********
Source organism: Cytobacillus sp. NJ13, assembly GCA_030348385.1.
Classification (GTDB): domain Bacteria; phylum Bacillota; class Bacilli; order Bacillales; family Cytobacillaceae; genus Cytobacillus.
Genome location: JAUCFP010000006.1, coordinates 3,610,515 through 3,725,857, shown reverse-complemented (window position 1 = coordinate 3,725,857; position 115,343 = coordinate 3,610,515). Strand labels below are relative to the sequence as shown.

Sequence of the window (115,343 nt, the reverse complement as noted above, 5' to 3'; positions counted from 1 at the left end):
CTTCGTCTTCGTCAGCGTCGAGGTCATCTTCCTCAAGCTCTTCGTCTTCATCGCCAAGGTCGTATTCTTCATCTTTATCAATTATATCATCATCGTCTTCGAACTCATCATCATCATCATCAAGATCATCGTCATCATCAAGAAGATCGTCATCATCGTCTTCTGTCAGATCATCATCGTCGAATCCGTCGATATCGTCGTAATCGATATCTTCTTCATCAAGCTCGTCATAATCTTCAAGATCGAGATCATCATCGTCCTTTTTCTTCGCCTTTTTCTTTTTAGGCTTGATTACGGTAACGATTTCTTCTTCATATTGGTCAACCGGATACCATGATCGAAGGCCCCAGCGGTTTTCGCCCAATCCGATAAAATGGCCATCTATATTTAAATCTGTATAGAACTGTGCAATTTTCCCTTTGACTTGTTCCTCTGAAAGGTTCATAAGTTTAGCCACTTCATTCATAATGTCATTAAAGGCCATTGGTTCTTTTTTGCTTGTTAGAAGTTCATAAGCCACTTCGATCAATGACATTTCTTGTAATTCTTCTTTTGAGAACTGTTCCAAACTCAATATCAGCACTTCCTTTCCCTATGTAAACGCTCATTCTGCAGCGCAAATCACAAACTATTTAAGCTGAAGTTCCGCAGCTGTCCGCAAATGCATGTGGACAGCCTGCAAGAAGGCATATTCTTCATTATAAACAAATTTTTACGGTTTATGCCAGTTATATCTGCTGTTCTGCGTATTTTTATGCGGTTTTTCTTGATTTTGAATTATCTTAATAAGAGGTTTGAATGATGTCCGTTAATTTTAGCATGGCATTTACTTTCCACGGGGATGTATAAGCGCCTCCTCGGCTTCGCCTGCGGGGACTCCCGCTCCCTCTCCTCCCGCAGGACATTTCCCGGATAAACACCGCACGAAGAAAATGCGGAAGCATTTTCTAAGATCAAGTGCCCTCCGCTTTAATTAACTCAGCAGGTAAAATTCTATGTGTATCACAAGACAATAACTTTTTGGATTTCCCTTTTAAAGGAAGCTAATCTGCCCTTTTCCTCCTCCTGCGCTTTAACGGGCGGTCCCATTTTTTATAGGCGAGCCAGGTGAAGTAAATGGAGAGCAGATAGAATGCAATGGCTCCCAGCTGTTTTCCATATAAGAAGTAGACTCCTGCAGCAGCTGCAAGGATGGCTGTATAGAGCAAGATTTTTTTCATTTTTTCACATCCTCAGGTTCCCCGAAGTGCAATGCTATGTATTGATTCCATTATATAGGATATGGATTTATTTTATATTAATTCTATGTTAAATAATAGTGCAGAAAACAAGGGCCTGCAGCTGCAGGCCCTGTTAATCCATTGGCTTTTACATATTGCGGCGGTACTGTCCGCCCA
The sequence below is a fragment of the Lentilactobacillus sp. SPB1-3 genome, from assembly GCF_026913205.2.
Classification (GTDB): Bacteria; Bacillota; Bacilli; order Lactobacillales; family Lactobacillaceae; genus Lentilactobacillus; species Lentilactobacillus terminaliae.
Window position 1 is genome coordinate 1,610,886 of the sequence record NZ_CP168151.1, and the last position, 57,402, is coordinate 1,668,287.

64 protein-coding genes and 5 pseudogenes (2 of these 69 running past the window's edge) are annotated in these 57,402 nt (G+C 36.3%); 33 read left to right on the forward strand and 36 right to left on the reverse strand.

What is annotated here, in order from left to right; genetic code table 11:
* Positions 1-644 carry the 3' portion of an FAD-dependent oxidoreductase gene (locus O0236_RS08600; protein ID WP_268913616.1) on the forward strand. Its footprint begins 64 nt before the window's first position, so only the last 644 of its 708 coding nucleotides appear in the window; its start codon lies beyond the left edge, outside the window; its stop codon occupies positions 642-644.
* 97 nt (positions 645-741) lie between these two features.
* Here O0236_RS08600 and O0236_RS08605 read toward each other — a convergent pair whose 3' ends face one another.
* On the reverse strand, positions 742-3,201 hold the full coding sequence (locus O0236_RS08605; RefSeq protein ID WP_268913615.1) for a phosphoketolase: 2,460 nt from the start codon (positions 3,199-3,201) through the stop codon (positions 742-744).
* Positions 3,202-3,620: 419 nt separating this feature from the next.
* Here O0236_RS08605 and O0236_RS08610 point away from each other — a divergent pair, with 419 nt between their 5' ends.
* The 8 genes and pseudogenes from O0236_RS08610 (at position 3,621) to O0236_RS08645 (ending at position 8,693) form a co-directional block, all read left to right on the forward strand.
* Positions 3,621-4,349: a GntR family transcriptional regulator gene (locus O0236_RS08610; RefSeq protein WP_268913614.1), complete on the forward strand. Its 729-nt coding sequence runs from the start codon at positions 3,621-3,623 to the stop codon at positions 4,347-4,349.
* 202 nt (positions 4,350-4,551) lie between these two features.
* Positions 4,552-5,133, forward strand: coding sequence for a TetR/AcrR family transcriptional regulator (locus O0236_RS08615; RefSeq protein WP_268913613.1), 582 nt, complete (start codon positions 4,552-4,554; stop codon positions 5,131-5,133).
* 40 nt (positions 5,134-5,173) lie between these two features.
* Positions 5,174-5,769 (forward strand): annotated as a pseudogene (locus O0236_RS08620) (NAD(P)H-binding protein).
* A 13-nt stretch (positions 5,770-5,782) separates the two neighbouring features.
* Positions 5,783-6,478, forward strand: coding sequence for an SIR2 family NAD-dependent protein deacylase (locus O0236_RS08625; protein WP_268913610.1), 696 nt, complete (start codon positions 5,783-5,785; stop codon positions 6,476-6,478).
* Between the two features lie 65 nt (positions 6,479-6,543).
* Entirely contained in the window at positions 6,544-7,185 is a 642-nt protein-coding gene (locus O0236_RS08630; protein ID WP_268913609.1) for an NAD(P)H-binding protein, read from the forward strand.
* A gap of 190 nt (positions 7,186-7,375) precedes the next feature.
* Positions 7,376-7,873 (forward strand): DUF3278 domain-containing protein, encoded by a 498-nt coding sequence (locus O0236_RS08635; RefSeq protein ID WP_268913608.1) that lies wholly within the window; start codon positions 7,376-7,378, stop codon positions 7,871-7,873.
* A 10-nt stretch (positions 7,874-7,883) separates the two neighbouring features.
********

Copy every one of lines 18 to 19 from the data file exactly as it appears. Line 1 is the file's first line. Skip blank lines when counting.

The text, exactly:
* Positions 3,621-4,349: a GntR family transcriptional regulator gene (locus O0236_RS08610; RefSeq protein WP_268913614.1), complete on the forward strand. Its 729-nt coding sequence runs from the start codon at positions 3,621-3,623 to the stop codon at positions 4,347-4,349.
* 202 nt (positions 4,350-4,551) lie between these two features.